Why weren’t these principles of democracy praised by Angela Merkel while she was on Greek soil?

Greeks have organized, and new sites for European solidarity are being formed. New political forces are also rising and elections may change the course of the well orchestrated debt economy. Alexis Tsipras, the leader of the growing Greek leftist party Syriza, has long voiced other views about the debt. In 2012, he explained, “The European citizens should know, however, that loans to Greece are paid into an `escrow’ account and are used exclusively to repay the loans and to re-capitalize near bankrupt private banks. The money cannot be used to pay salaries and pensions, or to buy basic medicine for hospitals and milk for schools … If there is a risk for taxpayers losing their money, it is created by austerity.”

The money other European nations loaned to Greece never went to the Greek people. It was just a displacement of wealth for the advancement of neoliberal finance and power. However, populations are also lost when facing this capitalist delirium. This is part of the program, and it allows policies to continue with their brutal devastation. The efforts that many in Europe thought to be made for a better future have produced misery. Greece’s unemployment is at a record high 28%. More women are unemployed than men, and women and youth make up the bulk of unemployment. The public debt is still at 177% of the GDP. 23.7% of Greeks, and 30.4% of children, are under poverty line. As Greece’s social cohesion has been swiftly ripped apart, the goals of these policies have become clear.

For many including some economists, the solution is also clear. The European Central Bank should take social responsibility and buy back the debt. It is time for the people through struggle to reclaim politics in Europe and elsewhere and thereby create the conditions for a radical transformation. Instead of falling into the trap of a standard of debt that Angela Merkel wants to celebrate with the Greek neoliberal establishment, we must celebrate our social cohesion, our community, and the promise of democracy.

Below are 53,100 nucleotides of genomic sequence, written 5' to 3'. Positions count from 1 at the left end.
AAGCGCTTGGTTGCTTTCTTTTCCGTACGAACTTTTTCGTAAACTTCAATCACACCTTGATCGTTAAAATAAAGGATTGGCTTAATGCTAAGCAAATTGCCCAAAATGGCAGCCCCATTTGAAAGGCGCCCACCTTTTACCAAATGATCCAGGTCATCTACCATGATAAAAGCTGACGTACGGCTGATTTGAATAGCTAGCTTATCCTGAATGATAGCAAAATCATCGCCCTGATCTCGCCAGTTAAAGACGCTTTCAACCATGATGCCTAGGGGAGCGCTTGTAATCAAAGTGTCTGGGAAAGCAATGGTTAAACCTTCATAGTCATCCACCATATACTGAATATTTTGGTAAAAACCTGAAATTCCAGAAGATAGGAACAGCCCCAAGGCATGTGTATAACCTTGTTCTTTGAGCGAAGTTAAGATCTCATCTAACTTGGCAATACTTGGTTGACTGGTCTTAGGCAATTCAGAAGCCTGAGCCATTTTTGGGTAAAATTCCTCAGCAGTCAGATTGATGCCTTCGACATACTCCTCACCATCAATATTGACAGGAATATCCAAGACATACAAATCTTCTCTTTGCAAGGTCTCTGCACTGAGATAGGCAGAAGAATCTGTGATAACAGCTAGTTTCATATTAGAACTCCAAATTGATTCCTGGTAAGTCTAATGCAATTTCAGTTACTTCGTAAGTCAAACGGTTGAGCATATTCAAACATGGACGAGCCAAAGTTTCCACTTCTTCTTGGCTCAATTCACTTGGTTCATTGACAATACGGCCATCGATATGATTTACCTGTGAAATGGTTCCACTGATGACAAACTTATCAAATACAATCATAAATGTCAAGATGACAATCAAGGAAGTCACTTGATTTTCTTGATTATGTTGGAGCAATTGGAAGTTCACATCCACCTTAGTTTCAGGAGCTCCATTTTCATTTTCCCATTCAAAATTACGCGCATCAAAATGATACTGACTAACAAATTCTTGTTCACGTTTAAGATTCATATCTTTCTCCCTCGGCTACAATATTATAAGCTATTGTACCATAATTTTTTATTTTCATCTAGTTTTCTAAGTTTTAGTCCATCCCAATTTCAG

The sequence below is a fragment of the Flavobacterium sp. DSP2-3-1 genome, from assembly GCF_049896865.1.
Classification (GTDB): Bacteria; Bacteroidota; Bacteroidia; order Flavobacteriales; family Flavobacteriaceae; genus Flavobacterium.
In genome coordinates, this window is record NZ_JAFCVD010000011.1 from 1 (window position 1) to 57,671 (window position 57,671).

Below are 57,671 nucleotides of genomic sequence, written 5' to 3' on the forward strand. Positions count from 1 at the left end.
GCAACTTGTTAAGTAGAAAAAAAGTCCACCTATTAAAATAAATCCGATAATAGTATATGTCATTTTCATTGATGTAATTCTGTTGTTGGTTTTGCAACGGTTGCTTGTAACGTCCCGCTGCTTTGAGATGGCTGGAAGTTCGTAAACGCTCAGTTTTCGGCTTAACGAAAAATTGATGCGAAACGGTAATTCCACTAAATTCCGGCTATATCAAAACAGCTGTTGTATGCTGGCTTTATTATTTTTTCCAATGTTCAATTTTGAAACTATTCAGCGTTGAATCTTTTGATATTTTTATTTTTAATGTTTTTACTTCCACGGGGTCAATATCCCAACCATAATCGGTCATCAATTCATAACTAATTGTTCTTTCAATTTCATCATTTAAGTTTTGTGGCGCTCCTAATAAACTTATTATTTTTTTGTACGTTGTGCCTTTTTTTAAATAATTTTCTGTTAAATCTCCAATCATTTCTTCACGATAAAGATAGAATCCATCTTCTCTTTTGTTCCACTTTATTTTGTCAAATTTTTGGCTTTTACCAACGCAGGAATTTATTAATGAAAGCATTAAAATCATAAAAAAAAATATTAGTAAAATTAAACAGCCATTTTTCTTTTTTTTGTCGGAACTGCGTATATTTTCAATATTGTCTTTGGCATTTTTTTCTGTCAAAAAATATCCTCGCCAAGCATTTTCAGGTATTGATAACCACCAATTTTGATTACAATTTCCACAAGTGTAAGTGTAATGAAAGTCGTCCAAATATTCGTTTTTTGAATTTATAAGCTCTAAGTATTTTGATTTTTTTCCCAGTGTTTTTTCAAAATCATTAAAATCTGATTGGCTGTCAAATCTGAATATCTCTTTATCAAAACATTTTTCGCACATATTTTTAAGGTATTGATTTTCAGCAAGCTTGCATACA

(Photo Credit: YouTube.com / en.enikos.gr in English)

In Athens, women cleaners reject austerity’s mess

595 cleaning women of the Greek Ministry of Finance have organized against austerity measures. They were there when Goldman Sachs coached the Greek authorities to hide the deficit with neoliberal “financial innovations” and then bet on it to make outrageous profits. They were there when the Greek authorities admitted that these “financial innovations” did not work and had to be paid for by the Greek population. They were also there when the Troika came to give the prescription of austerity measures. They cleaned the mess and emptied the trashcans.

One day they learned that their already meager salary was going to be amputated of 75% of its value. Without warning one morning they learned that they would have only 325.88 Euros to take care of their families, as many of them are single mothers and over 50 years old. Then they learned that they were to be replaced by contracted workers. For women, losing a job under these conditions means losing access to pension, health care, social protection. It means becoming part of the 62.8% unemployed women in Greece.

The women refused. They organized and showed the power of solidarity. Every day, they stand in front of the ministry and shout at the Troika personnel, at the government and all the financial puppets that come and go. They protest that they cannot be dismissed. They shout that they have rights that shouldn’t be wiped out just to serve their markets and their private interests. The Troika, the State and the stooges know that the cleaners’ meager salaries are not going to solve the Greek deficit. They remind everyone that the ministries and other public spaces are not in danger of not being cleaned anymore. Once again in the neoliberal order of things, public money will be transferred to private hands through contracted work. Ordinarily contracted cleaning work costs more, but women workers’ wages are lower since they either have no contracts or have to sign blank `contracts’ that make them vulnerable to total exploitation.

In 2009, Kostantina Kouvena, an immigrant cleaning woman who was a trade unionist for cleaning women union, was attacked with vitriolic acid because she was exposing these abuses. Her employer was a politician from the Social Democrat party, Pasok, who had created a service company. Making contracted work the norm is central to neoliberal labor policies, to the point that killing the resistance to this move is accepted.

The cleaning women haven’t stop fighting, and their tenacity has become an example for many in Greece, especially women who are more likely to be employed in the public sector.

Last March, the repression was even more violent as they were still demonstrating in front of the Ministry. Their solidarity has been an example that has inspired a larger European and international movement.